The VVPAT machines, that leave a paper trail of votes cast at EVMs, will be used in 2019 Lok Sabha elections. Photo: Javeed Shah/ Mint

In a bid to increase transparency in the electoral process, the Union cabinet cleared a proposal to procure 1,615,000 voter-verifiable paper audit trail (VVPAT) machines by September 2018. These are the advanced versions of the currently used EVMs. Estimated to cost Rs. 3,173 crore, it will also ensure VVPAT units are used in all the polling booths in the next general elections in 2019.

Immediately it nixes the growing controversy after allegations of tampering of electronic voting machines (EVMs) were levelled by several political parties, including the Congress, Bahujan Samaj Party (BSP), Samajwadi Party (SP) and the Aam Aadmi Party (AAP), after the ruling Bharatiya Janata Party (BJP) won massive victories in the Uttarakhand and Uttar Pradesh elections last month.

“A voter has a right to know whether his vote has been correctly registered or not. VVPAT machines in many phases and in small numbers were ordered earlier in 2013 and 2015 as well. The estimate of the Election Commission is that approximately 16 lakh machines are required. The entire procurement will be supplied by September 2018. If by September 2018, machines are procured then elections conducted after that time will have a paper trail,” Finance Minister Arun Jaitley said while addressing a press conference after the cabinet meeting.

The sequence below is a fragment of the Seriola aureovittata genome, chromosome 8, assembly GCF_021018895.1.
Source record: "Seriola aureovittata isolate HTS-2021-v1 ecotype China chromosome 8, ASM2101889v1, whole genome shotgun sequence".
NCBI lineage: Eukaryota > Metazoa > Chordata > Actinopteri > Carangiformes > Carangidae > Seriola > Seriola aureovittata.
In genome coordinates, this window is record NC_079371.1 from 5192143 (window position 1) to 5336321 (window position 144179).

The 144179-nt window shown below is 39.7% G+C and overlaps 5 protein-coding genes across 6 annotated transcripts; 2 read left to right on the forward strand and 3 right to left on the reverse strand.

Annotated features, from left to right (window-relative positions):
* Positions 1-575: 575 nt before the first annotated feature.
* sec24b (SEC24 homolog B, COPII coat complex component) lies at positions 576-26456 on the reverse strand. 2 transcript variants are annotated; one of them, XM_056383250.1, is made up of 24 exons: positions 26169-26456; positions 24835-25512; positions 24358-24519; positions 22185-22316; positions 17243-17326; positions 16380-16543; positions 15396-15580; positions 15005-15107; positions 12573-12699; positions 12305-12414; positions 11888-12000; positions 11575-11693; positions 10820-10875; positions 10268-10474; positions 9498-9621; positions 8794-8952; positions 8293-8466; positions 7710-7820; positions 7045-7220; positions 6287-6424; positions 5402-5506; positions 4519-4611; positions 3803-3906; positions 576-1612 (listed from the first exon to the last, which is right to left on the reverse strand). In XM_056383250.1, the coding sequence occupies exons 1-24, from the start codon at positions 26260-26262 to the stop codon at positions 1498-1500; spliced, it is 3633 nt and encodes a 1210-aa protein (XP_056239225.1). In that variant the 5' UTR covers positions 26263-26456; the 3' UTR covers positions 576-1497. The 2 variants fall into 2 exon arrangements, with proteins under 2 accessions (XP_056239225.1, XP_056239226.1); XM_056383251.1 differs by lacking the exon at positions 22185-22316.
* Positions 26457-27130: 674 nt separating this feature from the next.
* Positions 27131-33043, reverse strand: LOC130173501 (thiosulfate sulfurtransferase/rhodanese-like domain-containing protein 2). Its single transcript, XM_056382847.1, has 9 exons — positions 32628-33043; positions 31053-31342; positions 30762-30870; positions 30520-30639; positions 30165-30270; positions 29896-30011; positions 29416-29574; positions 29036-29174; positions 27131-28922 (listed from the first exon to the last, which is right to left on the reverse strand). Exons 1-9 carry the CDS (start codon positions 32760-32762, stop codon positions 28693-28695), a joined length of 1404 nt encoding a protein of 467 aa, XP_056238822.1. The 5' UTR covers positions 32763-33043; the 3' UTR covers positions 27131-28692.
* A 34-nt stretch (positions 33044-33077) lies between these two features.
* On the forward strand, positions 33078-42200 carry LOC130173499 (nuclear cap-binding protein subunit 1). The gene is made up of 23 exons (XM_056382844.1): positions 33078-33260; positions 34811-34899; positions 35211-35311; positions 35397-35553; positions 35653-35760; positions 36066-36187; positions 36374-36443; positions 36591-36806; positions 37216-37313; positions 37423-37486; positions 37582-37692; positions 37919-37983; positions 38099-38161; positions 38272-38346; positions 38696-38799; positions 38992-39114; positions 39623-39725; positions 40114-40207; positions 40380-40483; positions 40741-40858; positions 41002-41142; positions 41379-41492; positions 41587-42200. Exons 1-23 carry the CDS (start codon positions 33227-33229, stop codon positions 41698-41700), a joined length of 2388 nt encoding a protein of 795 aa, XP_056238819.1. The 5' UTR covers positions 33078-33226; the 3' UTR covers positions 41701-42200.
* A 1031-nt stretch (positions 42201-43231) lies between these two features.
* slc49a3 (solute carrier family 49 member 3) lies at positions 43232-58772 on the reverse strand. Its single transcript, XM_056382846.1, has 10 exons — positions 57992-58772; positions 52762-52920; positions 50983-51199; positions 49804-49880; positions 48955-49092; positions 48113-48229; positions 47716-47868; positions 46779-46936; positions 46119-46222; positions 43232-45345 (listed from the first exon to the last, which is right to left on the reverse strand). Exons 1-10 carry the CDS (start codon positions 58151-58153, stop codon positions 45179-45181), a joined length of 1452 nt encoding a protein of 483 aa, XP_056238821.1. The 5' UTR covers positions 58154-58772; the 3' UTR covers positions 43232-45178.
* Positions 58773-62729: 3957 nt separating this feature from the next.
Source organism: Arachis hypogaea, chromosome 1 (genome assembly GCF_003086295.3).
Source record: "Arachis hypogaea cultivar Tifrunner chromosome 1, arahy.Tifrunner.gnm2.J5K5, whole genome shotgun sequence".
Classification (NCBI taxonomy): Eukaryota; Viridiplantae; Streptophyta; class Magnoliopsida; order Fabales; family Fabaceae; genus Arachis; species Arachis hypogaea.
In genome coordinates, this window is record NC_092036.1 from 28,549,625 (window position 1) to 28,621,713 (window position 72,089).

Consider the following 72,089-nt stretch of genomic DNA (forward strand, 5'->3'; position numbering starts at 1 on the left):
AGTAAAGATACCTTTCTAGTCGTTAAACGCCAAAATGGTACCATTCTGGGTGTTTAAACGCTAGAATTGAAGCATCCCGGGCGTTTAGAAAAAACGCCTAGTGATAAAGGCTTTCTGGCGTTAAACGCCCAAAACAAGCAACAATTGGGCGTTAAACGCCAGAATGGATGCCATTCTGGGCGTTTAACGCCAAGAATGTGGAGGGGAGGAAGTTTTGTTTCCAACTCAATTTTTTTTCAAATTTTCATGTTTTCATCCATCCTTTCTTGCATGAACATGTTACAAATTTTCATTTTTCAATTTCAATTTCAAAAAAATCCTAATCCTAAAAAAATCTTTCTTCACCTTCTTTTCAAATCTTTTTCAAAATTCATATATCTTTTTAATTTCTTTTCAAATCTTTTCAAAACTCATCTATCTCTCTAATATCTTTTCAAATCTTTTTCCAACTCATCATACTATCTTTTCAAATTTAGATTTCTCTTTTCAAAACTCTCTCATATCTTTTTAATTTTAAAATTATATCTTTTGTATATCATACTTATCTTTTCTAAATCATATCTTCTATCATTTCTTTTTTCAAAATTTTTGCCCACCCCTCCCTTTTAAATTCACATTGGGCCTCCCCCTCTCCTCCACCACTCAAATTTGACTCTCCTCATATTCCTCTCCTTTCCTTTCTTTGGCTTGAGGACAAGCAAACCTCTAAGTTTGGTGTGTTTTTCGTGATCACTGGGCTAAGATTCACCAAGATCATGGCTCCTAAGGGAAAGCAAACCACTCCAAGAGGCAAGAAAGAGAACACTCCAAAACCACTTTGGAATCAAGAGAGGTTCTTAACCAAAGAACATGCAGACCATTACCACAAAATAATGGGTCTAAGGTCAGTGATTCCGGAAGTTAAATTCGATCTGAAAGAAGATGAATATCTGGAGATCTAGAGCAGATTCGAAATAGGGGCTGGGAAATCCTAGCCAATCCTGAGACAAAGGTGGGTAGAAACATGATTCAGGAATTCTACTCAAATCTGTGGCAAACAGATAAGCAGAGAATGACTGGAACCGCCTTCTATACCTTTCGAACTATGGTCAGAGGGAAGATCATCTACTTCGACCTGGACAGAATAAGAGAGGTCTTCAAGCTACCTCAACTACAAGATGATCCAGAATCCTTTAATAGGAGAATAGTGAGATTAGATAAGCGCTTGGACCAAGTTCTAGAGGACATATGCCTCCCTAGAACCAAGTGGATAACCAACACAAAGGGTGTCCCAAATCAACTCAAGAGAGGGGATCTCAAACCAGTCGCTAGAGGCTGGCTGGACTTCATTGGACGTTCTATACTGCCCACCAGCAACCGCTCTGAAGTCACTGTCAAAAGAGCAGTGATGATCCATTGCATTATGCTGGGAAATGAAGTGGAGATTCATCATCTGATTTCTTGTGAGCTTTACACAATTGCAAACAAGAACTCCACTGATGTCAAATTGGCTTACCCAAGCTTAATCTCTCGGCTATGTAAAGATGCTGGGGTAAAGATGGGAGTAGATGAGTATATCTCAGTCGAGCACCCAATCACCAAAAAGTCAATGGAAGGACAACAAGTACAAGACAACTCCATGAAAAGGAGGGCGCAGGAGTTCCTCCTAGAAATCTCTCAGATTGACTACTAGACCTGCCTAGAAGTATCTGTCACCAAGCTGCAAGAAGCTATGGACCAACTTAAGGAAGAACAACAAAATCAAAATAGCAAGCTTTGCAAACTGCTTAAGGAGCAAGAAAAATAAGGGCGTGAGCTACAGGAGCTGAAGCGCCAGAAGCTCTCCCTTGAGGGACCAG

To prove that a correct vote has been recorded, the VVPAT machine dispenses a paper slip with details of the party for whom the voter cast their vote. The slip has the name, serial number and symbol of the candidate and is displayed through a screened window for seven seconds. The slip then gets cut and is dropped in a sealed box.

“The decision of the government would enable the Election Commission of India to deploy VVPAT units in all polling booths in the general elections, 2019, which will act as an additional layer of transparency for the satisfaction of voters, allaying any apprehension in the minds of the voters as to the fidelity and integrity of the EVMs,” an official statement said.

In 2013, the Supreme Court had asked the EC to generate a printed record to ensure confidence of voters in the EVMs. Last year, chief election commissioner Nasim Zaidi had written to Prime Minister Narendra Modi seeking funds for the new process. In the 2014 general election, there were a total of 9,28,237 polling stations across the country – around 12% more than the 15th general election in 2009.

“The Commission shall closely monitor the production of VVPATs for timely delivery well before general elections in 2019. With this, the Commission will ensure the total compliance of the orders of Supreme Court and its commitment to use VVPATs with every EVM at all polling stations in the country in general elections 2019,” the EC said in a statement.

“It is a good step and will definitely enhance transparency. There has been a demand from political parties for quite sometime and the process was essentially delayed due to the lack of funds. The recent assembly election results have also helped to speed up the process,” said Maj Gen (retd.) Anil Verma, head of the New Delhi-based Association for Democratic Reforms think tank.